"took it upon herself to attain the necessary training,
" which Defendants had failed to schedule for her.
(Id. ¶ 56.) During the training, Plaintiff
expressed a need to take a break for lactation and complained
to her shift supervisor, the Dispatcher, about "the lack
of a private, secure, sanitary room." (Id.
¶¶ 57, 59.) She indicated that Brenda and Joseph
had claimed that no other rooms were available. (Id.
¶ 60.) In response, the Dispatcher informed Plaintiff
about a conference room. (Id.) However, the
conference room, which was locked, had no heat and therefore
"expressing milk was too physically painful."
(Id. ¶¶ 61-62.) Plaintiff did not
"express milk again that night because no suitable
location existed" and "because she was made to feel
uncomfortable about the lactation breaks in the work
environment . . . ." (Id. ¶¶ 62-63.)
Later that night, Plaintiff found out she was not on the
upcoming week's schedule. (Id. ¶ 64.) She
called Martin who said she could work that Tuesday.
(Id. ¶ 66.)
Monday, February 16, Plaintiff was called by Jacquelyn
Baginski ("Jacquelyn") who said she was terminated
because there were "'multiple complaints' from
other employees about Plaintiff being 'rude and
abrasive.'" (Id. ¶¶ 68-69.)
According to Plaintiff, she asked Jacquelyn, "may I ask
what was said because this has never happened before?"
to which Jacquelyn responded, "no you may not!"
(Id. ¶¶ 72-73.) Plaintiff then went to
meet with Brenda, who gave her a check for the hours she had
worked from the business bank account (not a payroll check) .
(Id. ¶¶ 74, 75.) Brenda said the decision
to let Plaintiff go had been unanimous. (Id. ¶
76.) Brenda also said that Plaintiff could call her for
further explanation, but then Brenda did not return
Plaintiff's call. (Id. ¶¶ 79-81.)
was allegedly replaced by a male with fewer qualifications.
(Id. ¶ 83.) Plaintiff alleges she was unable to
produce breast milk after this incident due to the two shifts
where she was unable to pump as frequently as she needed to.
(Id. ¶ 96.) As a result, she had to switch her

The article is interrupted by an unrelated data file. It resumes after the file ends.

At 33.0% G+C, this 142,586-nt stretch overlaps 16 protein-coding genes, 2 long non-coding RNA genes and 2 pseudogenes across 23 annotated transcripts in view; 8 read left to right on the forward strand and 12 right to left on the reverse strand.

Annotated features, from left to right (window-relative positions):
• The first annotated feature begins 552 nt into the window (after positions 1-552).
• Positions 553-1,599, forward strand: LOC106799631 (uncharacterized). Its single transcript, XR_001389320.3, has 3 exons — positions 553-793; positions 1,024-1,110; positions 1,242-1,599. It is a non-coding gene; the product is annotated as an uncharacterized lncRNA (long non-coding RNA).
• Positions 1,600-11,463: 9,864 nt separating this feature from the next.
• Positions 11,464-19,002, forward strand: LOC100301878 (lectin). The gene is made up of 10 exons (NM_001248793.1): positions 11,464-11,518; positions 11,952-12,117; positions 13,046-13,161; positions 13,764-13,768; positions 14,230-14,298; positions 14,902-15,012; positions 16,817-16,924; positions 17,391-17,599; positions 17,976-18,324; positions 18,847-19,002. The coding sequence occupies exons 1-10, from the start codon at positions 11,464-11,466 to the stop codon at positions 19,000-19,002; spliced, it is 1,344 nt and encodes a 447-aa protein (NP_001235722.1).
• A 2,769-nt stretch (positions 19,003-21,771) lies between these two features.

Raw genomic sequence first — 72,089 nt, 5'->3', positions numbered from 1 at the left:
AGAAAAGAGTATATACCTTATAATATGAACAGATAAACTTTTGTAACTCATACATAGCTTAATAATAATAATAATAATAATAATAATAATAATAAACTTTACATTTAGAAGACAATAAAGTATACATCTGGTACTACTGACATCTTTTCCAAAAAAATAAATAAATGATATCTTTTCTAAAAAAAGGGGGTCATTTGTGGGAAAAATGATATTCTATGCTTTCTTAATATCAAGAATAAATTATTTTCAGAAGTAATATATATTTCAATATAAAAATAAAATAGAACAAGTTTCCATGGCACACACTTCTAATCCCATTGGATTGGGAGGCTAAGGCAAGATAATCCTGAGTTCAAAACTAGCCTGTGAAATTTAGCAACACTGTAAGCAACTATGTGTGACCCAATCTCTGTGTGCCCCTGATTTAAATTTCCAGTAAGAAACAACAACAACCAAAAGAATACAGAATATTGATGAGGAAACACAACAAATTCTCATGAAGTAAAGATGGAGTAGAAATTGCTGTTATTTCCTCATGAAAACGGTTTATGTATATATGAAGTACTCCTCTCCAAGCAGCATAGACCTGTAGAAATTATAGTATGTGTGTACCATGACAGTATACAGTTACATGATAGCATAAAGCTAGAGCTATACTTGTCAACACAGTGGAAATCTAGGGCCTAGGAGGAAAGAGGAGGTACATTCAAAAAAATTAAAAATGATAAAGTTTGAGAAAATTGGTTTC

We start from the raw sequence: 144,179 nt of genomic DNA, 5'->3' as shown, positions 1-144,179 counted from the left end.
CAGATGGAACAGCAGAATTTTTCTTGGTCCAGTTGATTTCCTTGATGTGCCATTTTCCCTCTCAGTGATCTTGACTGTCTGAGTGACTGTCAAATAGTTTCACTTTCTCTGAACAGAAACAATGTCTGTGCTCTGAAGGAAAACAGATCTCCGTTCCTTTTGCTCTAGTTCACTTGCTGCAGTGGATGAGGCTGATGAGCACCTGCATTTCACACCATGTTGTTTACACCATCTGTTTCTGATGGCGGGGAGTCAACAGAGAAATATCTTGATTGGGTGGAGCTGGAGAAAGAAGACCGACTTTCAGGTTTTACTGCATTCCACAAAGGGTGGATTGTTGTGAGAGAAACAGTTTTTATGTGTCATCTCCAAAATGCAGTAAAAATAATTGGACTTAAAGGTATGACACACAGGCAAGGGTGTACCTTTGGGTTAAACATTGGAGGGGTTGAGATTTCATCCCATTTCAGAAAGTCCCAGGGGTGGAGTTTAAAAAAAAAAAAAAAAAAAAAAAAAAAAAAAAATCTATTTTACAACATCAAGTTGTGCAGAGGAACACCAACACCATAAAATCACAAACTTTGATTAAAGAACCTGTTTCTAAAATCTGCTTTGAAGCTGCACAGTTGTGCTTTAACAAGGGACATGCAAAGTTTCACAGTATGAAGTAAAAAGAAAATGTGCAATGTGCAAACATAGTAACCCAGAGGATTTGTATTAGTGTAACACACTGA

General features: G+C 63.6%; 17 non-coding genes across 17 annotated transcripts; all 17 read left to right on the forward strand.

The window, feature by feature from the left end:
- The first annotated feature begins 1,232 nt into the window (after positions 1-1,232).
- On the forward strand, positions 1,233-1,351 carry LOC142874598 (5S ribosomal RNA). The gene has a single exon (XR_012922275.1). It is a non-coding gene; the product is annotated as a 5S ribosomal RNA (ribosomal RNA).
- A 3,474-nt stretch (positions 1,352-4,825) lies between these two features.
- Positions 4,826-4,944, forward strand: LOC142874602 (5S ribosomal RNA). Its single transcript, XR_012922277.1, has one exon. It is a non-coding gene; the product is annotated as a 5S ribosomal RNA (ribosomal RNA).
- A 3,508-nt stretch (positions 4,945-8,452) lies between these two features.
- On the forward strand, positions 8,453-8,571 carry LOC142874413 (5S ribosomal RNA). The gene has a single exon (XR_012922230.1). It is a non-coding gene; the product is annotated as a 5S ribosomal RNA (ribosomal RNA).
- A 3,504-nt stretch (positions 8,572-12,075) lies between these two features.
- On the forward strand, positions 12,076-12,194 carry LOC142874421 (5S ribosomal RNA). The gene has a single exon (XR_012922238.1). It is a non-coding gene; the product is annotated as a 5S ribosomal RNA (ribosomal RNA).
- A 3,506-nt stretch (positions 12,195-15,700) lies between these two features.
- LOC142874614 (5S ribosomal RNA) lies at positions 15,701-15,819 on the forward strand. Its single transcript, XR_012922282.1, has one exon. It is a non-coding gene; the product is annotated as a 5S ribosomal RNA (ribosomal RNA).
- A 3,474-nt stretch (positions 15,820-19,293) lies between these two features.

child to formula, which caused medical problems.
(Id.) She also claims emotional distress.
A. 29 U.S.C. § 207 (r) (FLSA provision covering breaks
to express breast milk)
Section 207(r) of the FLSA requires that employers provide:
(A) a reasonable break time for an employee to express breast
milk for her nursing child for 1 year after the child's
birth each time such employee has need to express the milk;
(B) a place, other than a bathroom, that is shielded from
view and free from intrusion from coworkers and the public,
which may be used by an employee to express breast milk.
29 U.S.C. § 207 (r) (1) . An employer is not
"required to compensate an employee receiving such
reasonable break time [to express breast milk] for any work
time spent for such purpose." Id. § 207(r)
(2) . Moreover, the FLSA limits liability for violations of
Section 207(r) to "unpaid minimum wages." See
id. § 216(b).
Department of Labor ("DOL") has explained that
"[b]ecause employers are not required to compensate
employees for break time to express breast milk, in most
circumstances there will not be any unpaid minimum wage or
overtime compensation associated with the failure to provide
such breaks." Reasonable Break Time for Nursing Mothers,
75 FR 80073-01 (December 21, 2010); see also Hicks
v. City of Tuscaloosa, No. 7:13-CV-02063-TMP, 2015
WL 6123209, at *28 (N.D. Ala. Oct. 19, 2015) ("The
toothlessness of § 207(r)(1) was acknowledged by the
Department of Labor in its Notice regarding § 207 (r)
(1) .") . Courts examining this issue have likewise held
that there is no cause of action under Section 207(r) absent
a claim for unpaid minimum wages or overtime. See,
e.g., Hicks, 2015 WL 6123209, at *28. Indeed,
Plaintiff concedes that "the courts have sadly
acknowledged that in most cases, even if a violation is
found, . . . there is no remedy unless the Plaintiff
alleges unpaid minimum wages as a proximate result of the
violation." (Pl.'s Opp'n 8, ECF No. 16-1
(emphasis in original) .) She instead argues that courts have
[A] sole private remedy of unpaid minimum wage and overtime
for violation of § 207 (r) do not make sense
given that § 207(r) expressly states that
lactation breaks do not require compensation. . . .
Thus, the law as presently read, actually incentivizes
employers to immediately terminate any employee who invokes
their rights under § 207(r) before the employee can